Sunday, 12 June 2011
Smiles of a Summer Night
Smiles of a Summer Night (1955) dir. Ingmar Bergman
Starring: Eva Dahlbeck, Gunnar Bjornstrand, Ulla Jacobson, Gunnar Bjornstrand, Harriet Andersson, Margit Cariqvist
By Greg Klymkiw
“A romantic comedy by Ingmar Bergman”
So proclaim the opening titles announcing the great artist’s authorship of the magnificent movie, Smiles of a Summer Night. For those who know the Master for his trilogy of despair and agnosticism (Through a Glass Darkly, Winter Light, The Silence) or his wrenching portrayal of cancer amidst the most harrowing of sibling rivalries in screen history (Cries and Whispers) or the strange autobiography-dolloped, borderline Grand Guignol Grimm-like fairytale and Strindbergian domestic drama Fanny and Alexander, et al, the notion of a romantic comedy by Ingmar Bergman might well strike some as an oxymoron.
It makes perfect sense, though. Bergman’s picture might not seem like the bauble usually associated with the genre of romantic comedy, but it blends all the requisite tropes of the form and does so with a haunting melancholy that places it squarely at the top of the heap. While an early work from Bergman, it displays the assuredness, skill, artistry, sensitivity and poetry of a Master. It is a true delight that is as funny, frothy and entertaining as it is deeply and profoundly moving. In fact, my recent screenings of the picture on the delicious new Criterion Collection Blu-ray release might force my hand to elevate the movie to my personal Bergman favourite.
First and foremost, it presents Bergman’s unflagging talent for creating complex and compelling characters of the female persuasion. His touch for this rivalled, if not exceeded that of such distinguished fellows as Carl Dreyer (Passion of Joan of Arc) and Yasujiro Ozu (Tokyo Story). Against the backdrop of early 20th century Sweden, a man’s world – as it were – we see a delightful tale unfold in which the women have the clear upper hand in their brilliant manipulations of all the dull-witted gentlemen, especially in matters of the heart (and, if truth be told, mind).
Bergman serves up a delicious stew of characters – all involved in various infidelities, yet looking for the one true love to infuse their lives with exclusive devotion. Fredrik Egerman (a shockingly funny Gunnar Bjornstrand) is a dull, middle aged, meticulously manicured lawyer who is married to the pert, nineteen-year-old sex kitten Anne (Ulla Jacobsson). He seems to have it all – except his new near-child bride who is still a virgin. The marriage has not been consummated due to Anne requiring some easing-in time. Fredrik waits ever-so patiently to dip his needy Nordic wick into his comely wifelet's burgeoning fleur de volets humide de la viande.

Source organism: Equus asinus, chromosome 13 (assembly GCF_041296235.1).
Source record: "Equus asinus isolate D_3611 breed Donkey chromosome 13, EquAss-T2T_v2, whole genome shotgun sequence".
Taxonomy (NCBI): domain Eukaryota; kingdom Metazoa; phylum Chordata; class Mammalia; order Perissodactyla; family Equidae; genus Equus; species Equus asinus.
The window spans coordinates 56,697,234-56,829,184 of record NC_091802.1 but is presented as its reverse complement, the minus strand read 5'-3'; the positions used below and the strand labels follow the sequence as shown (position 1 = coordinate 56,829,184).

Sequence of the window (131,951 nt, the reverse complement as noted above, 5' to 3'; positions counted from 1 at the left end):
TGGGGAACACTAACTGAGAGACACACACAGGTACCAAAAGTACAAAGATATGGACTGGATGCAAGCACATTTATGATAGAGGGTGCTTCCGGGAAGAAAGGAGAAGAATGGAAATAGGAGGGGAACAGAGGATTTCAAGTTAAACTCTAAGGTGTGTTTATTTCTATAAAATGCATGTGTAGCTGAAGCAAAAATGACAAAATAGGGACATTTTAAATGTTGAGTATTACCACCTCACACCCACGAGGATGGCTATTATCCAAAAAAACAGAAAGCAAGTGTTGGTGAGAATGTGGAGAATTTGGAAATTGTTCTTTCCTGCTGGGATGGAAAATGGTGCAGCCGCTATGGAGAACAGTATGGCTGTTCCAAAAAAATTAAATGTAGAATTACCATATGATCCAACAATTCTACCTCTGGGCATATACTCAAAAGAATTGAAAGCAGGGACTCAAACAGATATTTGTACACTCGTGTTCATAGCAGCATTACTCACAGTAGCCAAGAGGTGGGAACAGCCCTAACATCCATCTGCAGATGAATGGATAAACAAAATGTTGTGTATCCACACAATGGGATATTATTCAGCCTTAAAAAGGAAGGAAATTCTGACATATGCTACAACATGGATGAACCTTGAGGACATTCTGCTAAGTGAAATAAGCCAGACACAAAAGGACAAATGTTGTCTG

Complicating matters is the presence of his dour son Henrik (Bjorn Bjelvenstam), fresh from the seminary and on the verge of taking his oath of chastity. Henrik is constantly the target of the household’s sexy maid Petra (Harriet Andersson) who seeks to corrupt his aching appendage. At the same time, the son who clings to his virtue is madly in love with his Dad’s young bride. Henrik is torn between carnal lust, true love and devotion to God. Dad, of course, can see the attraction between his son and wife and knows he must act fast to make Anne all his before Sonny Jim manages to slide in his Swedish schwance and burst the hymen he longs to perforate.
Fredrik enlists the services of his former lover, the staggeringly gorgeous and popular stage actress Desiree Armfelt (the uber-radiant Eva Dahlbeck) to assist him with deflowering his bride. Desiree has always had a soft spot for Fredrik and agrees to take the mission, but is armed with a secret plan to get back her beloved Fredrik.
To further complicate matters, Desiree is having an ongoing dalliance with the married military man Carl-Magnus Malcolm (Jari Kulle). Malcolm’s wife Charlotte (Margit Carlqvist) is aware of her hubby’s infidelities – even engaging in open discussions with him about them. She wants her incorrigible hubby exclusively to herself and teams up with Desiree to make this a reality. Two scorned women are a veritable army of love.
The rest of the comedy takes place on the estate of Desiree’s mother Mrs. Armfeldt (Naima Wilfstrand) who agrees to set the stage for a magnificent coup de l’amour. Fredrik, his wife and son, Carl-Magnus and Charlotte and even the Egerman housemistress Petra are all invited for a weekend frolic on the grounds of the majestic sun-dappled Armfeldt manor in the country.
Here, the magic of love must, during a summer night, work overtime to bring the right combinations together. According to the Armfeldt groom Frid (Ake Fridell), the summer night is endowed with three smiles. The first is when young lovers open their hearts and loins – this, is when true love occurs. The second smile is reserved for jesters and fools – when love strikes those unable to truly experience love – where the mask of seeming mirth and/or ignorance provides a solace that is fleeting, ephemeral and ultimately intangible. As the dawn begins to peek from the out of the horizon, the final smile of night is reserved for the rest – the sad and dejected, the sleepless, the lost souls, the frightened and the lonely.
This is the love that the majority of humanity must settle for.
And this is the Bergman we’ve come to know and love – a man who investigates humanity with an eye of unwavering truth, melancholy and raw emotion.